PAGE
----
HOCKENHEIM Germany (Reuters) - Mercedes are unlikely to suffer any significant setback from a decision to ban a suspension system from this weekend's German Grand Prix, according to their title contender Lewis Hamilton.
"I don't think much at all," the Briton told reporters at Hockenheim when asked about the possible impact on his dominant team of the removal of the front and rear interconnected suspension (FRIC) system.
"We may lose some time this weekend but if everyone is taking it off then everyone will lose the same pretty much. I don't think the order should generally change much," added the 2008 champion.
Formula One technical delegate Jo Bauer said after scrutineering on Thursday that he could confirm "no car is fitted with a front to rear linked suspension system of any sort."
The teams did so out of concern that they could otherwise be challenged by rivals and subsequently disqualified in Sunday's race.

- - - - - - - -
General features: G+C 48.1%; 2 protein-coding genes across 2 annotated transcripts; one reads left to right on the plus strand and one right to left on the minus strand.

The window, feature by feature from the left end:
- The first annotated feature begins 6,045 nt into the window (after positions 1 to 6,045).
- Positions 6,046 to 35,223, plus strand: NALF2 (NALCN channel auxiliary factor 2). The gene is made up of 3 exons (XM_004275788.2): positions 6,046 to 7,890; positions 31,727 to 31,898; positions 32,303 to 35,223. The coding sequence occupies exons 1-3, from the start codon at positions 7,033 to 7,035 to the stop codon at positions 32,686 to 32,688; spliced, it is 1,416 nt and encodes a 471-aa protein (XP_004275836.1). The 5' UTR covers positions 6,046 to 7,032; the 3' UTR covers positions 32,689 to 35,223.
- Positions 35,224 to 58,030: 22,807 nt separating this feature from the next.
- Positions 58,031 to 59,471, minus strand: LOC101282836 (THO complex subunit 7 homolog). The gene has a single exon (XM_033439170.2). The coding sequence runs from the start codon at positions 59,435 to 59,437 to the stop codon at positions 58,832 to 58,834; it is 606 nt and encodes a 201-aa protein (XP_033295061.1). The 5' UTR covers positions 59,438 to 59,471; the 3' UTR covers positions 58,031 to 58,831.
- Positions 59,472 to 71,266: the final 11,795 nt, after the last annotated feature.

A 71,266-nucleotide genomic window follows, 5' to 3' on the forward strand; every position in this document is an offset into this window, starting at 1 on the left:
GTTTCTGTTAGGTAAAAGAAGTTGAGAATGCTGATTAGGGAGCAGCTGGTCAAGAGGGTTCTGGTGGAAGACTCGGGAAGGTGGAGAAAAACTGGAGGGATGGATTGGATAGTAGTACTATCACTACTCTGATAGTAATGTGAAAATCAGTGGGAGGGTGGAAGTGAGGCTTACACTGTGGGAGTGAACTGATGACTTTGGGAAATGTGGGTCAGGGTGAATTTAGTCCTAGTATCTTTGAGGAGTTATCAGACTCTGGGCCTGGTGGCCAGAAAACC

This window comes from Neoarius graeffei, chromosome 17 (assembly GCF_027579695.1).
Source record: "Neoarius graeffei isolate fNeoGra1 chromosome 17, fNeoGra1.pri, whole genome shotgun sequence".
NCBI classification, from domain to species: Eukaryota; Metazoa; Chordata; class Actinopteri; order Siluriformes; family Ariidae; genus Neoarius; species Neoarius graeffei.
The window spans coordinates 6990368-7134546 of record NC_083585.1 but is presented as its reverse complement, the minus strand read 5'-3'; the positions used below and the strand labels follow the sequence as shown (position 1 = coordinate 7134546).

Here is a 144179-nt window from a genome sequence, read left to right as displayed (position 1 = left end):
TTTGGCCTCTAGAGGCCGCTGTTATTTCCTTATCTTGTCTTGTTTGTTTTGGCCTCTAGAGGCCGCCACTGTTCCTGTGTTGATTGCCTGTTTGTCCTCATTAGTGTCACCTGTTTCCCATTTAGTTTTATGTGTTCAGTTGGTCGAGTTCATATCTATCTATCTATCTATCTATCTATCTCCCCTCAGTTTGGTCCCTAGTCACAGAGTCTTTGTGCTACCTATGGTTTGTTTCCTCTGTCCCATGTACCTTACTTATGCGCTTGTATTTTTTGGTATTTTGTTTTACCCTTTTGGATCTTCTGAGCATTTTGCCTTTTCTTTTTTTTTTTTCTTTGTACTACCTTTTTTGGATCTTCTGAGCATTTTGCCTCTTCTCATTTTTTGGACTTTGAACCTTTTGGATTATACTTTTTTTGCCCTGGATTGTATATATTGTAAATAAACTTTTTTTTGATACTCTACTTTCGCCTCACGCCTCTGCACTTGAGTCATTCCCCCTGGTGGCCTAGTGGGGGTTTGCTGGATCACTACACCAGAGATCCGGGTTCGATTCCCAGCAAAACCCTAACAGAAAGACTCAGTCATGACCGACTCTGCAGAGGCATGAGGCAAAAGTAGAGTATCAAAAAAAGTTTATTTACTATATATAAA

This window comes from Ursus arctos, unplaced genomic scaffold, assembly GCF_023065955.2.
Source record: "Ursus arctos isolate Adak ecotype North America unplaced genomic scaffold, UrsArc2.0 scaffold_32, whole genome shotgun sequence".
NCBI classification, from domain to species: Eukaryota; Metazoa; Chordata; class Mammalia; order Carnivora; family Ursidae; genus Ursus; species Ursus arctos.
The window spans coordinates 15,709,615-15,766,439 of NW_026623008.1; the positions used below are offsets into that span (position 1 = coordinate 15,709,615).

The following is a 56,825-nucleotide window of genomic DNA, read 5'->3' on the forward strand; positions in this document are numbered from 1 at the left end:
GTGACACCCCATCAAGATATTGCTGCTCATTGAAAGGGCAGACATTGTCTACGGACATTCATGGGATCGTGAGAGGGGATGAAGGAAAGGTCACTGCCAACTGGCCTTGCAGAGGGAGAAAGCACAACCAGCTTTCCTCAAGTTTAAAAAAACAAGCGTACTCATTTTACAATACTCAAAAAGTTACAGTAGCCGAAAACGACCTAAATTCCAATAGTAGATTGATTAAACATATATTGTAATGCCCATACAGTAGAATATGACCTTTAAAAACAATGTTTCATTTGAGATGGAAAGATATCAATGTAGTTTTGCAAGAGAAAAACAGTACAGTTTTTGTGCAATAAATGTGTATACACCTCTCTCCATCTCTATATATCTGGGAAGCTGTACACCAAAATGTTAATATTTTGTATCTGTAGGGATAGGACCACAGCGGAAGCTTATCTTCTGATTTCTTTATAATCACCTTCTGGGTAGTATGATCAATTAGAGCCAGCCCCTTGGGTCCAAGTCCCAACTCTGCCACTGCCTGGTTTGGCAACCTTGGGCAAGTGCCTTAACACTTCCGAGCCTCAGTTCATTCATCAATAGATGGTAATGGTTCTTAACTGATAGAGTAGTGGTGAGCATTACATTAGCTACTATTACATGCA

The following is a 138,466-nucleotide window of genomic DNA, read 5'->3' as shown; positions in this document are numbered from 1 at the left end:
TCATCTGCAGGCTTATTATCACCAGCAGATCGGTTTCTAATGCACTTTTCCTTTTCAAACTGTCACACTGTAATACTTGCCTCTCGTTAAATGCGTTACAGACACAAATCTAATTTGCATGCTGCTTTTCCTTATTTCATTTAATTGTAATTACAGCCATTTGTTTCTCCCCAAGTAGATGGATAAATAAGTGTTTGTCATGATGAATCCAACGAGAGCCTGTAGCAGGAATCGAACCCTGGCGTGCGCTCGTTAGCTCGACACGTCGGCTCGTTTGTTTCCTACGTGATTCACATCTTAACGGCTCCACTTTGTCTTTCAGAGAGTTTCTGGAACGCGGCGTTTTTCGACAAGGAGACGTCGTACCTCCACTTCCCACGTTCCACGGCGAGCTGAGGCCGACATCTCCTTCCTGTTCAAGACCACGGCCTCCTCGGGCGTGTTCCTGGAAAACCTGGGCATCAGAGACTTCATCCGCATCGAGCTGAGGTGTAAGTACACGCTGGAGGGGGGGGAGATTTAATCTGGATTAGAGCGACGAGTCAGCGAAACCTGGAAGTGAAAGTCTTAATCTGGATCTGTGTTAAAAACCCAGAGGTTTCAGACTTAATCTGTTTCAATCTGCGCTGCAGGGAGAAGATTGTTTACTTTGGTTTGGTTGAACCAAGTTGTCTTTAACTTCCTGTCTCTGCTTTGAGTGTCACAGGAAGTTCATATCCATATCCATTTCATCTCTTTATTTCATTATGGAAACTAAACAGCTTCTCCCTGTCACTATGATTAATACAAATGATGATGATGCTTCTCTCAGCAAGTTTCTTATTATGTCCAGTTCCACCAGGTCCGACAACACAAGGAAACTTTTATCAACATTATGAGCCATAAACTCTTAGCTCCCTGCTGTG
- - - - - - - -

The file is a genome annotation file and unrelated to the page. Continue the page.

The systems, which stabilise the car through corners, have been in use for several years but the governing FIA believes they have now been developed to the point where they are an aerodynamic aid and contravene the rules.
Teams were given the option of using them for the rest of the year, before a ban starting in 2015, but that required unanimous agreement which proved impossible to reach.
Nico Rosberg, Hamilton's team mate who leads the championship by four points, felt there would be some effect but it was too early to say what it might be.
Rivals agreed but still hoped the change could narrow the gap between them and Mercedes.
"I hope it brings the field closer to Mercedes but it's difficult to say," declared Red Bull's quadruple champion Sebastian Vettel, last year's winner in Germany but without a victory so far in 2014.
"All of the teams have been playing with it to some extent. How much it has an impact? I think it has to be seen this weekend and also probably next week in Hungary. After those two races, I think you can have another judgement."
Sauber principal Monisha Kaltenborn questioned whether it was correct to change the rules midway through the season, however.
"It just another point where we have a very unnecessary discussion right in the middle of the season," she told reporters. "It doesn't create a good image for Formula One."
(Reporting by Alan Baldwin, editing by Pritha Sarkar)